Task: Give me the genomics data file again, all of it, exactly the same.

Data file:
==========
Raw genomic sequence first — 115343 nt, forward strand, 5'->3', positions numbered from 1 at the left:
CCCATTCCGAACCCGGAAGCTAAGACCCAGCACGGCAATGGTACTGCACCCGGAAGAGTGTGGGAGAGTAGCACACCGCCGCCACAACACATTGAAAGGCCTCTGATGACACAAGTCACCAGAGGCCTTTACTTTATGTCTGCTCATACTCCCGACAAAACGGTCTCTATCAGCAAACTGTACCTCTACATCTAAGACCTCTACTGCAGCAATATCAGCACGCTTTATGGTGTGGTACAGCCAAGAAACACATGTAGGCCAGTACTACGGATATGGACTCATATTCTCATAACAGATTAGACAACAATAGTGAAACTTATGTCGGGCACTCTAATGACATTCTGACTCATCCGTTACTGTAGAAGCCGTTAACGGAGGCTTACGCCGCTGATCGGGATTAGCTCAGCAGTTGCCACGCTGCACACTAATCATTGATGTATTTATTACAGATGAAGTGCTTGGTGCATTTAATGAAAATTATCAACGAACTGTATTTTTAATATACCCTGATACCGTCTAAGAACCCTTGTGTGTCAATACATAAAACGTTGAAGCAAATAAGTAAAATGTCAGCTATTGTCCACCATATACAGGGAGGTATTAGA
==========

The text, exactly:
Raw genomic sequence first — 115343 nt, forward strand, 5'->3', positions numbered from 1 at the left:
CCCATTCCGAACCCGGAAGCTAAGACCCAGCACGGCAATGGTACTGCACCCGGAAGAGTGTGGGAGAGTAGCACACCGCCGCCACAACACATTGAAAGGCCTCTGATGACACAAGTCACCAGAGGCCTTTACTTTATGTCTGCTCATACTCCCGACAAAACGGTCTCTATCAGCAAACTGTACCTCTACATCTAAGACCTCTACTGCAGCAATATCAGCACGCTTTATGGTGTGGTACAGCCAAGAAACACATGTAGGCCAGTACTACGGATATGGACTCATATTCTCATAACAGATTAGACAACAATAGTGAAACTTATGTCGGGCACTCTAATGACATTCTGACTCATCCGTTACTGTAGAAGCCGTTAACGGAGGCTTACGCCGCTGATCGGGATTAGCTCAGCAGTTGCCACGCTGCACACTAATCATTGATGTATTTATTACAGATGAAGTGCTTGGTGCATTTAATGAAAATTATCAACGAACTGTATTTTTAATATACCCTGATACCGTCTAAGAACCCTTGTGTGTCAATACATAAAACGTTGAAGCAAATAAGTAAAATGTCAGCTATTGTCCACCATATACAGGGAGGTATTAGA